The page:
Volume 613, May 2018
|Number of page(s)||8|
|Published online||01 June 2018|
Observations of white-light flares in NOAA active region 11515: high occurrence rate and relationship with magnetic transients★
School of Earth and Space Sciences, Peking University,
2 State Key Laboratory of Space Weather, Chinese Academy of Sciences, Beijing 100190, PR China
3 Key Laboratory of Solar Activity, National Astronomical Observatories, Chinese Academy of Sciences, Beijing 100012, PR China
4 School of Astronomy and Space Science, University of Chinese Academy of Sciences, Beijing 100049, PR China
5 School of Astronomy and Space Science, Nanjing University, Nanjing 210093, PR China
Accepted: 25 January 2018
Aims. There are two goals in this study. One is to investigate how frequently white-light flares (WLFs) occur in a flare-productive active region (NOAA active region 11515). The other is to investigate the relationship between WLFs and magnetic transients (MTs).
Methods. We used the high-cadence (45 s) full-disk continuum filtergrams and line-of-sight magnetograms taken by the Helioseismic and Magnetic Imager (HMI) on board the Solar Dynamics Observatory (SDO) to identify WLFs and MTs, respectively. Images taken by the Atmospheric Imaging Assembly (AIA) on board SDO were also used to show the flare morphology in the upper atmosphere.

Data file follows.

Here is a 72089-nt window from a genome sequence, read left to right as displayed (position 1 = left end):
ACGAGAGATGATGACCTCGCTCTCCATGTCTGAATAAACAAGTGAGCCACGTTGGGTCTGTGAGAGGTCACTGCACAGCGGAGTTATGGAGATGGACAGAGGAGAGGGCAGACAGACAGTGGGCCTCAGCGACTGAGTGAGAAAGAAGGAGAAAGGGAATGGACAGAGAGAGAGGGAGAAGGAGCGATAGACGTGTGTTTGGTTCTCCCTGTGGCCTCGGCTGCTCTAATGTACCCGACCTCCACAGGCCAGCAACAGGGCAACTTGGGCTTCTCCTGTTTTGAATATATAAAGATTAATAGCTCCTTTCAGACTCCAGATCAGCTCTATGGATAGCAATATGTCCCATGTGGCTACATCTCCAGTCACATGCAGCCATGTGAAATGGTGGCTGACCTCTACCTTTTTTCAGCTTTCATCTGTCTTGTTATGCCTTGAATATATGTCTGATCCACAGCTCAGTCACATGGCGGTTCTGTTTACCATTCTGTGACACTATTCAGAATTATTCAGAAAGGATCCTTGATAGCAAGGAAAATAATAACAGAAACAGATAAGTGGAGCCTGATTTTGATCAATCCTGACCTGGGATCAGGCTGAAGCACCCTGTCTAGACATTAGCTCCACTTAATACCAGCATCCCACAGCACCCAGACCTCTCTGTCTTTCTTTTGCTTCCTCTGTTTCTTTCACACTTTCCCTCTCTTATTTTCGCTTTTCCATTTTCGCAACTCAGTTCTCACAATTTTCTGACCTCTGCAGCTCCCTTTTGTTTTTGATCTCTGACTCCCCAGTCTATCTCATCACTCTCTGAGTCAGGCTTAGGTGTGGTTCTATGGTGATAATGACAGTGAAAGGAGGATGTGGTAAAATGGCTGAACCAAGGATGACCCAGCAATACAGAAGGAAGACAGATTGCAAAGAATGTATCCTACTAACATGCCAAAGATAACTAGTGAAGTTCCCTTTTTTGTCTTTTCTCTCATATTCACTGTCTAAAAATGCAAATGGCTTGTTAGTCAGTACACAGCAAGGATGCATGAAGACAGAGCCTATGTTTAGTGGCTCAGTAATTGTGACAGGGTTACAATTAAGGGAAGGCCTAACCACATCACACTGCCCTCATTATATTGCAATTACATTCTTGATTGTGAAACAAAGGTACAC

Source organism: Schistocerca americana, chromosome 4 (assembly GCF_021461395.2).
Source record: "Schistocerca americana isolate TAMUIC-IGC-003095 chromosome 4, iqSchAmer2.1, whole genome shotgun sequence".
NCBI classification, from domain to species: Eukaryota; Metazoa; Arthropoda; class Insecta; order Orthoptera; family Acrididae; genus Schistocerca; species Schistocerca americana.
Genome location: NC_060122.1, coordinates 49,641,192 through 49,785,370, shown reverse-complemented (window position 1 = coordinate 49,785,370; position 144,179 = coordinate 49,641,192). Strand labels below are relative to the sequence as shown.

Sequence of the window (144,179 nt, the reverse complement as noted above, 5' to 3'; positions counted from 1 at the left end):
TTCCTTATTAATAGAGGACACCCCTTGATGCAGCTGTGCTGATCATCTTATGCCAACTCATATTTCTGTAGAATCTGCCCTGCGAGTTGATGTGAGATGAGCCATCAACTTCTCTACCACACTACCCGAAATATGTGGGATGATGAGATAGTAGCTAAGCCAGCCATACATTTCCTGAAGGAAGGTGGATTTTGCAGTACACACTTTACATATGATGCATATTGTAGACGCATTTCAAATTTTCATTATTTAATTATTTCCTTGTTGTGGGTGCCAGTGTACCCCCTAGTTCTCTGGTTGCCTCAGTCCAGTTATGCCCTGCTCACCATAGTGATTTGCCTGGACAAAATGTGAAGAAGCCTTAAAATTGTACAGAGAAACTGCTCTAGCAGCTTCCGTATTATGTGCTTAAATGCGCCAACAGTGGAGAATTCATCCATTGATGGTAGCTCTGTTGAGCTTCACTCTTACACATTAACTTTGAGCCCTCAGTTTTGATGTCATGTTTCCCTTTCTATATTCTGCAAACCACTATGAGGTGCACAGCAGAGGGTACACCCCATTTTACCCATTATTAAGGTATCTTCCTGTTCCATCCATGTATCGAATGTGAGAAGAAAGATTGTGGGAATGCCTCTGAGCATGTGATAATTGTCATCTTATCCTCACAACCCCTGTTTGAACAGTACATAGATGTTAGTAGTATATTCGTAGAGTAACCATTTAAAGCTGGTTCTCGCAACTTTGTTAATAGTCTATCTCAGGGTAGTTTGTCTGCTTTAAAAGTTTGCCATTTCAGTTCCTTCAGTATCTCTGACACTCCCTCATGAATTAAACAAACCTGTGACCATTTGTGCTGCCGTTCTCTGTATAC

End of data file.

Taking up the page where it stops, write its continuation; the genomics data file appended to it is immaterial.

Results. We found at least 20 WLFs out of a total of 70 flares above C class (28.6%) in NOAA active region 11515 during its passage across the solar disk (E45°–W45°). Each of these WLFs occurred in a small region, with a short duration of about 5 min. The enhancement of the white-light continuum intensity is usually small, with an average enhancement of 8.1%. The 20 WLFs we observed were found along an unusual configuration of the magnetic field that was characterized by a narrow ribbon of negative field. Furthermore, the WLFs were found to be accompanied by MTs, with radical changes in magnetic field strength (or even a sign reversal) observed during the flare. In contrast, there is no obvious signature of MTs in the 50 flares without white-light enhancements.
Conclusions. Our results suggest that WLFs occur much more frequently than previously thought, with most WLFs being fairly weak enhancements. This may explain why WLFs are reported rarely. Our observations also suggest that MTs and WLFs are closely related and appear cospatial and cotemporal, when considering HMI data. A greater enhancement of WL emission is often accompanied by a greater change in the line-of-sight component of the unsigned magnetic field. Considering the close relationship between MTs and WLFs, many previously reported flares with MTs may be WLFs.
Key words: Sun: activity / Sun: magnetic fields / Sun: flares / Sun: photosphere / Sun: chromosphere
The movie is available at http://www.aanda.org
© ESO 2018
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